NEW YORK (The Deal) -- After a peer pulled a sale of a like business, Duke Energy's (DUK) process to sell its generation business in the Midwest is going "strong" and is on track for an announcement after Labor Day, said sources familiar with the matter.
If the sale goes through, it could reach a valuation of between $2 billion and $2.3 billion, according to industry bankers.
Industry participants started to question whether Charlotte, N.C.-based Duke would be successful with its merchant generation sale following Arlington, Va.-based AES' (AES) announcement on July 14 that it was pulling the sale of subsidiary DPL Inc.'s generation and retail businesses, a similar business to Duke's. That business had been expected to garner $1.5 billion to $2 billion in a sale.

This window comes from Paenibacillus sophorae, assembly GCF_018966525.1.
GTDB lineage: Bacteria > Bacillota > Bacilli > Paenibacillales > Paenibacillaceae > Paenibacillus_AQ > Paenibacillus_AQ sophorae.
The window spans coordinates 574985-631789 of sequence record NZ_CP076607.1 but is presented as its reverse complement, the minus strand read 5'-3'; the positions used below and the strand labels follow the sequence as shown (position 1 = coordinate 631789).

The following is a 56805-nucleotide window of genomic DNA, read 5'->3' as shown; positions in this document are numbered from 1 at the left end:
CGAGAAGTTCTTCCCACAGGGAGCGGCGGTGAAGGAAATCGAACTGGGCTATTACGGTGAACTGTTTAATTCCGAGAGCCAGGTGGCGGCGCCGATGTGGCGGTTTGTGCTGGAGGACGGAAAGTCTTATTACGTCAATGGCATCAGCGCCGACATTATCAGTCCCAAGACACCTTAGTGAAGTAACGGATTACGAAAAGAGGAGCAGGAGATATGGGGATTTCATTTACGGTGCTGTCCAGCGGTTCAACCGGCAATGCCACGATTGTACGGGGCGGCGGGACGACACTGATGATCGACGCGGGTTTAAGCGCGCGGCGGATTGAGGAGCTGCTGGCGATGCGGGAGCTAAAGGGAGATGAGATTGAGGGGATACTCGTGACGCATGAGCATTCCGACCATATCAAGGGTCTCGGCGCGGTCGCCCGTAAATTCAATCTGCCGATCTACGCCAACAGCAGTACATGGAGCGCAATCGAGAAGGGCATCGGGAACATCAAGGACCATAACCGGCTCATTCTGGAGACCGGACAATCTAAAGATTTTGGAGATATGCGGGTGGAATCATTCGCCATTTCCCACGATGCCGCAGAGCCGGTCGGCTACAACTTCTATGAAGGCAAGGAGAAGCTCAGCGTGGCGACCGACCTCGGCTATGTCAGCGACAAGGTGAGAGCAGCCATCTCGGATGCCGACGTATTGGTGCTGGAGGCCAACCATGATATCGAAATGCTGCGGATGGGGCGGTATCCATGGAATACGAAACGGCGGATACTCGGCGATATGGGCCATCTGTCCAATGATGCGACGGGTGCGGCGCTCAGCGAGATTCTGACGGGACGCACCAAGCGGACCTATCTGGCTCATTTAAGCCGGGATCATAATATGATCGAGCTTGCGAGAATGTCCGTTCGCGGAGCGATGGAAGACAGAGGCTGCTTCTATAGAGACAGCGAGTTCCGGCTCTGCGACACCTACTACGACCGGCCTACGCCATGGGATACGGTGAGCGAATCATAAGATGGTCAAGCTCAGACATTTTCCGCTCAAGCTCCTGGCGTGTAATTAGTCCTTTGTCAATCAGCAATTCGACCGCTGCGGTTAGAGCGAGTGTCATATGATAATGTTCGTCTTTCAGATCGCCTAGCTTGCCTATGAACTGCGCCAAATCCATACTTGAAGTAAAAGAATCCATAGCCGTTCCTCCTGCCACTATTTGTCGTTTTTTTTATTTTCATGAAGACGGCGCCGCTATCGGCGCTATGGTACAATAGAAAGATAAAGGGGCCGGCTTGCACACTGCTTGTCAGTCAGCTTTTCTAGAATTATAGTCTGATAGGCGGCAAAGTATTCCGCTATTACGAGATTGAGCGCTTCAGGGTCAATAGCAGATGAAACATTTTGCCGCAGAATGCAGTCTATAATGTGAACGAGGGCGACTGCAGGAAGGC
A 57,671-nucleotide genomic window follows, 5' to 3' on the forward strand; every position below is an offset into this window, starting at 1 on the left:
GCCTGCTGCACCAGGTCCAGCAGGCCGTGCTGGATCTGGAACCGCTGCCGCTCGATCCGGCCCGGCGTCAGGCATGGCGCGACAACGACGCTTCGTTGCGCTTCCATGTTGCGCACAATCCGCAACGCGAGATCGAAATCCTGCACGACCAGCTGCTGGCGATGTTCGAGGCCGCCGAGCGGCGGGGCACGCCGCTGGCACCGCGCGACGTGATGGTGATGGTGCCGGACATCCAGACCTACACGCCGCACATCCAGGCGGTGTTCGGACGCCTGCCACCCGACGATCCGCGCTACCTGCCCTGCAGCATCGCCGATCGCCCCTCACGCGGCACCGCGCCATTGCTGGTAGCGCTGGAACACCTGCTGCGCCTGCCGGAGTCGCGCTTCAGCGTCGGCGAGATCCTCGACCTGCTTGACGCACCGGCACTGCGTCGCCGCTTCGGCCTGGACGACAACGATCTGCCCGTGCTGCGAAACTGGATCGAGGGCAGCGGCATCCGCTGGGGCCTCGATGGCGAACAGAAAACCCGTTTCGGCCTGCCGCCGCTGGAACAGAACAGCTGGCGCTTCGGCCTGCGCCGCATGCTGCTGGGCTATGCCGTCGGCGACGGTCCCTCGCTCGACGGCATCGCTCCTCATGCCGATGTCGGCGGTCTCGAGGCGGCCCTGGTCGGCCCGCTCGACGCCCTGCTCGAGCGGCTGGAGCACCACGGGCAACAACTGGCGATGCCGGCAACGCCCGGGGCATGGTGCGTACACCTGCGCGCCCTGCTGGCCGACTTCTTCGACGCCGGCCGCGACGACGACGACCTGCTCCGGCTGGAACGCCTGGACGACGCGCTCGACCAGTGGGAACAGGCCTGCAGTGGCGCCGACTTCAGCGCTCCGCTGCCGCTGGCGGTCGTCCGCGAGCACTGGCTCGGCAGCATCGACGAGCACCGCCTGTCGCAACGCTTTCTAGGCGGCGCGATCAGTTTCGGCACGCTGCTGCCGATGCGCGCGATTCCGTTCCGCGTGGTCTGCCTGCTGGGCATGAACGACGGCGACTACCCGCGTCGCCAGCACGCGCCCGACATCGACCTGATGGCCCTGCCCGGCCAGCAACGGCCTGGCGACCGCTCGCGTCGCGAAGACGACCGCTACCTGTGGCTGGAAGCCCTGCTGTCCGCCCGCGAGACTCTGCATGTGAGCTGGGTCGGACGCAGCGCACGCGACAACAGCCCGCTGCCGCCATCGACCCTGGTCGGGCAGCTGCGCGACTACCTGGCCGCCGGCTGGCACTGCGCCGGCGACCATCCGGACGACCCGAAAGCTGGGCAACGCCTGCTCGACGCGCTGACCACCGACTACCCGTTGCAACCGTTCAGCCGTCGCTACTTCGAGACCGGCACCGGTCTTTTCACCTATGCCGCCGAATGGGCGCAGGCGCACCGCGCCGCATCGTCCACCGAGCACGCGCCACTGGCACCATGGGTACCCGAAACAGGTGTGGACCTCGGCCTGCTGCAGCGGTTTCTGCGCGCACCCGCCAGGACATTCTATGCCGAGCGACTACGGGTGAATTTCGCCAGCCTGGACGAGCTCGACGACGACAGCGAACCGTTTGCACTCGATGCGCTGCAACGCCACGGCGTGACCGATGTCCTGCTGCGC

Duke has gone down this road before as it tried to sell this business in September 2012, also with the assistance of Citigroup and Morgan Stanley. That auction, however, didn't result in a transaction.
The seeming difference between Duke's current sale process and the AES DPL auction that didn't work out, is that Duke now has a better understanding of the valuation, according to industry observers. Plus, Duke is committed to the regulated model and the need to sell these assets.
In February 2014, Duke again announced plans to exit the commercial electricity generation business in the Midwest and sell its ownership stakes in 13 coal, natural gas and oil-fired power plants located in Ohio, Illinois, and Pennsylvania. The portfolio has approximately 6,600 megawatts and the plants are owned or partially owned by Duke, with some plants jointly owned by AES' DPL and American Electric Power Co.